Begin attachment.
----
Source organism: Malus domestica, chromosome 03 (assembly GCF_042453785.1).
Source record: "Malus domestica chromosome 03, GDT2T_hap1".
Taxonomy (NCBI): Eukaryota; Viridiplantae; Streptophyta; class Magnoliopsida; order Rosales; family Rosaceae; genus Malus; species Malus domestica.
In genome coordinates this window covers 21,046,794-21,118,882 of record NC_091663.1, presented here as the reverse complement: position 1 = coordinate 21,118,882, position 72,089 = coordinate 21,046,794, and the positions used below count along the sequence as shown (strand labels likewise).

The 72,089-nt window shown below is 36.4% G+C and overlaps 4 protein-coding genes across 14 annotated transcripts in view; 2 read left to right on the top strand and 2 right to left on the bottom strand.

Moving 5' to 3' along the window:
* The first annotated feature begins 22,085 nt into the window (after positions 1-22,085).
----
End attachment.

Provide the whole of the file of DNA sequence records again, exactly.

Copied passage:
Source organism: Malus domestica, chromosome 03 (assembly GCF_042453785.1).
Source record: "Malus domestica chromosome 03, GDT2T_hap1".
Taxonomy (NCBI): Eukaryota; Viridiplantae; Streptophyta; class Magnoliopsida; order Rosales; family Rosaceae; genus Malus; species Malus domestica.
In genome coordinates this window covers 21,046,794-21,118,882 of record NC_091663.1, presented here as the reverse complement: position 1 = coordinate 21,118,882, position 72,089 = coordinate 21,046,794, and the positions used below count along the sequence as shown (strand labels likewise).

The 72,089-nt window shown below is 36.4% G+C and overlaps 4 protein-coding genes across 14 annotated transcripts in view; 2 read left to right on the top strand and 2 right to left on the bottom strand.

Moving 5' to 3' along the window:
* The first annotated feature begins 22,085 nt into the window (after positions 1-22,085).